A business thus complicated in arrangement, in some parts unusual in practice, and in others perhaps difficult, can only be carried to the desired effect by the peremptory powers, warm zeal, and consonant opinion of the governor; and though the former are not to be doubted, a failure in the latter, vindicated, or seeming to be vindicated, by the plausible obstructions that will not fail to be suggested by others, will be sufficient to crush such exertions as an officer of a sanguine temper, entrusted with the future conduct of the campaign, and whose personal interest and fame therefore consequentially depend upon a timely out-set, would be led to make.

The assembly of the savages and the Canadians will also entirely depend upon the governor.

Under these considerations, it is presumed, that the general officer employed to proceed with the army will be held to be out of the reach of any possible blame till he is clear of the province of Canada, and furnished with the proposed supplies.

The navigation of Lake Champlain, secured by the superiority of our naval force, and the arrangements for forming proper magazines so established as to make the execution certain, I would not lose a day to take possession of Crown Point with Brigadier Fraser’s corps, a large body of savages, a body of Canadians, both for scouts and works, and the best of our engineers and artificers well supplied with intrenching tools.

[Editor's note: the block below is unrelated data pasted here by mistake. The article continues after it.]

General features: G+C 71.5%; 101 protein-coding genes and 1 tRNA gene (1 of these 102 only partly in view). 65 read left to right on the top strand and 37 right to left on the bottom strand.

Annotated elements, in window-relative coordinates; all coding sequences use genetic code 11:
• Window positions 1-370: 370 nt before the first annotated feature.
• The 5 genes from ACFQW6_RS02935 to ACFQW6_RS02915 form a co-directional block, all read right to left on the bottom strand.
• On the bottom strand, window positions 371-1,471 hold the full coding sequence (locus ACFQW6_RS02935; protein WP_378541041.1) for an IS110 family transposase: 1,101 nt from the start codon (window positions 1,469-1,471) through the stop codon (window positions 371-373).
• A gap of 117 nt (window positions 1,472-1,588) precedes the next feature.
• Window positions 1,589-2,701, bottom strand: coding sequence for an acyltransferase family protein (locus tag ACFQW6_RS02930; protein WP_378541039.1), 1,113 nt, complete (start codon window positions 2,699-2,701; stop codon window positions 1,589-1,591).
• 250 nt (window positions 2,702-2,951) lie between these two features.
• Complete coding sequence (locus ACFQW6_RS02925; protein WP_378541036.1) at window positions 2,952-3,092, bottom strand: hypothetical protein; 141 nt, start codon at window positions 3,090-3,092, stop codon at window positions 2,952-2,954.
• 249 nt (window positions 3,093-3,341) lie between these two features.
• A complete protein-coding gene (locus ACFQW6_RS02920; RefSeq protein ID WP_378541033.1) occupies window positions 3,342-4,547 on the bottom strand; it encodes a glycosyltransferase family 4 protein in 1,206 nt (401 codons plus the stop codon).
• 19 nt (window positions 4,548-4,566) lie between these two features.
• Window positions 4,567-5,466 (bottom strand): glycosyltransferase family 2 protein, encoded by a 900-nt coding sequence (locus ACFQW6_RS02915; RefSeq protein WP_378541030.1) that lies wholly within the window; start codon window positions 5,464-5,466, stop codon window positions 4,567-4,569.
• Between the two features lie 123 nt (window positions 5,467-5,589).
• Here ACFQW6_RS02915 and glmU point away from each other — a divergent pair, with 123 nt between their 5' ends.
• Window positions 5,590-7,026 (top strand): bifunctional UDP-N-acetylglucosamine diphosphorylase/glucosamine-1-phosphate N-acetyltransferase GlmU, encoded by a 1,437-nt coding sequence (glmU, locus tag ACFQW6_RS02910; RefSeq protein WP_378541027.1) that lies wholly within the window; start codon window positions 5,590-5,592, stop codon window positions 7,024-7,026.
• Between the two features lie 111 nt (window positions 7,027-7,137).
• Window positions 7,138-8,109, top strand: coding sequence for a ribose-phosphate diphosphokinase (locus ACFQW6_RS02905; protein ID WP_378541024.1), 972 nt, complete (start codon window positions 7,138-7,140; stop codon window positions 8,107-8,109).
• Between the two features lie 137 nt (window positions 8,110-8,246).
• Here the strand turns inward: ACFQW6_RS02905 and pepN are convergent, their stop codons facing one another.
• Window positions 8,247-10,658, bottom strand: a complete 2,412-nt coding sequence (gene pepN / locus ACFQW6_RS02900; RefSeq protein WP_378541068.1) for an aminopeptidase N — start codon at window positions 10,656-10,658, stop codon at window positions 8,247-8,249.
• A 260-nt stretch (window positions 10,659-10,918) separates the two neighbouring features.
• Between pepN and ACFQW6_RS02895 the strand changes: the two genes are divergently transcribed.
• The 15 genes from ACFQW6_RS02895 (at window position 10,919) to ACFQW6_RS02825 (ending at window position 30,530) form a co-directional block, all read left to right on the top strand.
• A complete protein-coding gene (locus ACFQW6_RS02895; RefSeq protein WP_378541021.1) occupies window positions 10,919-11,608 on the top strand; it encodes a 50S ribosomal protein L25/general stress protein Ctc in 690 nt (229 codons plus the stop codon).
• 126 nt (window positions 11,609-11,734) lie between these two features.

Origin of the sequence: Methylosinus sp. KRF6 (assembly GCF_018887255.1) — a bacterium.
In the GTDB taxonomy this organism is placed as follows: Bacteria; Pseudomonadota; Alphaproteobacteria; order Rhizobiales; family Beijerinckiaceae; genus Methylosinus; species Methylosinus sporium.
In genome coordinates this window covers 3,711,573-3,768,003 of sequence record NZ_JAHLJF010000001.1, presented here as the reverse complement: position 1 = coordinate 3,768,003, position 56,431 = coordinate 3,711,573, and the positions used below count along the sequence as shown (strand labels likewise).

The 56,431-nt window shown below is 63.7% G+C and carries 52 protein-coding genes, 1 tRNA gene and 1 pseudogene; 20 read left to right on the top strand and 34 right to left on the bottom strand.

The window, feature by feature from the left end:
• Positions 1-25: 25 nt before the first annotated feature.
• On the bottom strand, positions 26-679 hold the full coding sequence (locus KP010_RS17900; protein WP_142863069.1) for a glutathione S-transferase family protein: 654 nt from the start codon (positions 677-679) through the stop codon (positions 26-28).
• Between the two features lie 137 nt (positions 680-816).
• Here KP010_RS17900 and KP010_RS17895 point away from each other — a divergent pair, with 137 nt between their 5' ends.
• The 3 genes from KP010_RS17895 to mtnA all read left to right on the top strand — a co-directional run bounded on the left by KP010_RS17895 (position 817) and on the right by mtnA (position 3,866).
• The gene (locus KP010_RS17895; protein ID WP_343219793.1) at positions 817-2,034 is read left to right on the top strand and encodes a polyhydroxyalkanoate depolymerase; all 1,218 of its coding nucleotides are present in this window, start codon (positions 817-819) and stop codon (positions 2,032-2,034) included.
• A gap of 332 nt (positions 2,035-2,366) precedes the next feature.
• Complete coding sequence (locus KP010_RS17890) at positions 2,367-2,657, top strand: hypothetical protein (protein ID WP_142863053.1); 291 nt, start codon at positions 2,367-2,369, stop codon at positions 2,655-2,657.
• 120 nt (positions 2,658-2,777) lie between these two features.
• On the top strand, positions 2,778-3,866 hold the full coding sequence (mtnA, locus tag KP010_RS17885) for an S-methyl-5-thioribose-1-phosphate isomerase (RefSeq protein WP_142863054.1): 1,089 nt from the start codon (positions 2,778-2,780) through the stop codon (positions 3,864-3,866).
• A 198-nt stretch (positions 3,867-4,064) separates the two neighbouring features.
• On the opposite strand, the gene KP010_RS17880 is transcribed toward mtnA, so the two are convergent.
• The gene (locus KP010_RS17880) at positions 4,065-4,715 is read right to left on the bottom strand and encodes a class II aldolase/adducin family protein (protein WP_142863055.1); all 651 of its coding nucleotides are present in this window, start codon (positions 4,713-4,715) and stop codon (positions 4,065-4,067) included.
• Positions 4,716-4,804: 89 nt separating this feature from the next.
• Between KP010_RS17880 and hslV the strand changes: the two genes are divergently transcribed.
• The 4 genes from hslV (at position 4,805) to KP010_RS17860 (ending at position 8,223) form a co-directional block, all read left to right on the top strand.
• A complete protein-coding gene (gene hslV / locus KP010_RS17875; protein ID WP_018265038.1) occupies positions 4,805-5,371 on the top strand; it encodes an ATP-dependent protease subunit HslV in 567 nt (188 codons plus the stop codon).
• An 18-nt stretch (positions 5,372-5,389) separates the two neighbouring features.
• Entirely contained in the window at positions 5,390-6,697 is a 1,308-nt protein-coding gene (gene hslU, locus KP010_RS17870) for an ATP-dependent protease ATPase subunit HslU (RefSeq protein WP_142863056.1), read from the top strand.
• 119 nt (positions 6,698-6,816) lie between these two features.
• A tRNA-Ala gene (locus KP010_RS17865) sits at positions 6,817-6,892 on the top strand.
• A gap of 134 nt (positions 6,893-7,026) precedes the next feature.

The brigade would be sufficient to prevent insult during the time necessary for collecting the stores, forming magazines, and fortifying the posts; all which should be done to a certain degree, previous to proceeding in force to Ticonderoga; to such a degree I mean as may be supposed to be effected in time of trans∣porting artillery, preparing fascines, and other necessaries for artillery operations; and by keeping the rest of the army back during that period, the transport of provisions will be lessened, and the soldiers made of use in forwarding the convoys.

But though there would be only one brigade at Crown Point at that time, it does not follow that the enemy should remain in a state of tranquility. Corps of savages, supported by detachments of light regulars, should be continually on foot to keep them in alarm, and within their works to cover the reconnoitering of general officers and engineers, and to obtain the best intelligence of their strength, position, and design.

If due exertion is made in the preparations stated above, it may be hoped that Ticonderoga will be reduced early in the summer, and it will then become a more proper place for arms than Crown Point.